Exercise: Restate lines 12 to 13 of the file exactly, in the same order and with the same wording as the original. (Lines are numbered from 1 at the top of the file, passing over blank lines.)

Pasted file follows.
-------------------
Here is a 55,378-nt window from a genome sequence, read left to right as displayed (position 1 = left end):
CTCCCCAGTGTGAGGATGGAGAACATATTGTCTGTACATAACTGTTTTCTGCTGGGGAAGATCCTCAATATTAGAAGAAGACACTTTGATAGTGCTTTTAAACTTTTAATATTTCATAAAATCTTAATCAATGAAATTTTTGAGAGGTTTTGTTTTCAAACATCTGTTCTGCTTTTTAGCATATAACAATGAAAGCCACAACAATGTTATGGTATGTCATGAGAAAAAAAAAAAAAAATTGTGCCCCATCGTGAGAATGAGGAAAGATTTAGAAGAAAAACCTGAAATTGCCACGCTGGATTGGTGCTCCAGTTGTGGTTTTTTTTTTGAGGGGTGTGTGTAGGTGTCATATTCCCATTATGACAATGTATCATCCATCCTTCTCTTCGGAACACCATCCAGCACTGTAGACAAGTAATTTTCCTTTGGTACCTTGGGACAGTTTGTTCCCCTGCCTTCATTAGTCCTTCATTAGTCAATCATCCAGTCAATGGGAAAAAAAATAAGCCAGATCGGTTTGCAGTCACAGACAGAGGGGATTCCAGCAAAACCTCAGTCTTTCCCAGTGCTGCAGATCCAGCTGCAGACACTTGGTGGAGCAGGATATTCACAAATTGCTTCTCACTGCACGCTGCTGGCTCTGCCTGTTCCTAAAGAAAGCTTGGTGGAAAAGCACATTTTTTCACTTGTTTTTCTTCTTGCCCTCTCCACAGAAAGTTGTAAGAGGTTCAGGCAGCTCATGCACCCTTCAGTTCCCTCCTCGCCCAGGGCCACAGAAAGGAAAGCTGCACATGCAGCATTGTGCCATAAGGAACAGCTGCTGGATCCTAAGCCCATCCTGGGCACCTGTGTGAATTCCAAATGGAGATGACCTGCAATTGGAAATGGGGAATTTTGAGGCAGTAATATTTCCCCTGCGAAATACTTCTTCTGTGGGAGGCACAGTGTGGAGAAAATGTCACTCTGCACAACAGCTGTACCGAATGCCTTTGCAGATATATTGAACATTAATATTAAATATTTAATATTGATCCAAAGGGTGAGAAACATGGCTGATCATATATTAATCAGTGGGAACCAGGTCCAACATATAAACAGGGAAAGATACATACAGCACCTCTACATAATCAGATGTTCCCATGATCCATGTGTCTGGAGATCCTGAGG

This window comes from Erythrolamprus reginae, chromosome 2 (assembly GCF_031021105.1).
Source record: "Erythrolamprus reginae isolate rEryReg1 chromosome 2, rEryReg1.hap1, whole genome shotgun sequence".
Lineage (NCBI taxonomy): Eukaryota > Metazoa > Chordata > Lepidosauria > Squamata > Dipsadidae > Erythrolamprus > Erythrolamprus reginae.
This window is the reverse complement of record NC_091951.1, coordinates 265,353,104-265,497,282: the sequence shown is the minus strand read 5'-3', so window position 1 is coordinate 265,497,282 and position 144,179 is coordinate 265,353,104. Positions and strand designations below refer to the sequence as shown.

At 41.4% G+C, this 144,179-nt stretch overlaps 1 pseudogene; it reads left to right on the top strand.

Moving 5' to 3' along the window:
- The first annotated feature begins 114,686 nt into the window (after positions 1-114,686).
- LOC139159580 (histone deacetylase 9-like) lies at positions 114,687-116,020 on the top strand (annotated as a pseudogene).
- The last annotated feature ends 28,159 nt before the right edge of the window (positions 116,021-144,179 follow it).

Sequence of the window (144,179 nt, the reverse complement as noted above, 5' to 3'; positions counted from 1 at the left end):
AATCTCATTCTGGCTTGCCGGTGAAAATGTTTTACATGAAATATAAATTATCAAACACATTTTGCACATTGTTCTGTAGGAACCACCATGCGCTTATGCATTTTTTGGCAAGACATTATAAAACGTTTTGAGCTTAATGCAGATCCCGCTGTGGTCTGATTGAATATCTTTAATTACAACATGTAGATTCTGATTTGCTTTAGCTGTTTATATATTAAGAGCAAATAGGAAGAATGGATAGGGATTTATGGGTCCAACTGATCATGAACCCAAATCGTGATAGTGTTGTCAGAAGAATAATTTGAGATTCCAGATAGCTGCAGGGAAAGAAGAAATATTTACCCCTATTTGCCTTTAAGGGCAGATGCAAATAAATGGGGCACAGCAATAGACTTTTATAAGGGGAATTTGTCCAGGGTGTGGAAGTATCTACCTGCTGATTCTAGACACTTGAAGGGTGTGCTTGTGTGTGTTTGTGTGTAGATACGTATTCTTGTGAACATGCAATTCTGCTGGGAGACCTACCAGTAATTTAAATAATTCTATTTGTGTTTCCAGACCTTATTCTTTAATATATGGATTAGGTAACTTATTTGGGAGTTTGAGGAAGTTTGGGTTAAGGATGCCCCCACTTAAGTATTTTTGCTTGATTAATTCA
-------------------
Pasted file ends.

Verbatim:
Sequence of the window (144,179 nt, the reverse complement as noted above, 5' to 3'; positions counted from 1 at the left end):
AATCTCATTCTGGCTTGCCGGTGAAAATGTTTTACATGAAATATAAATTATCAAACACATTTTGCACATTGTTCTGTAGGAACCACCATGCGCTTATGCATTTTTTGGCAAGACATTATAAAACGTTTTGAGCTTAATGCAGATCCCGCTGTGGTCTGATTGAATATCTTTAATTACAACATGTAGATTCTGATTTGCTTTAGCTGTTTATATATTAAGAGCAAATAGGAAGAATGGATAGGGATTTATGGGTCCAACTGATCATGAACCCAAATCGTGATAGTGTTGTCAGAAGAATAATTTGAGATTCCAGATAGCTGCAGGGAAAGAAGAAATATTTACCCCTATTTGCCTTTAAGGGCAGATGCAAATAAATGGGGCACAGCAATAGACTTTTATAAGGGGAATTTGTCCAGGGTGTGGAAGTATCTACCTGCTGATTCTAGACACTTGAAGGGTGTGCTTGTGTGTGTTTGTGTGTAGATACGTATTCTTGTGAACATGCAATTCTGCTGGGAGACCTACCAGTAATTTAAATAATTCTATTTGTGTTTCCAGACCTTATTCTTTAATATATGGATTAGGTAACTTATTTGGGAGTTTGAGGAAGTTTGGGTTAAGGATGCCCCCACTTAAGTATTTTTGCTTGATTAATTCA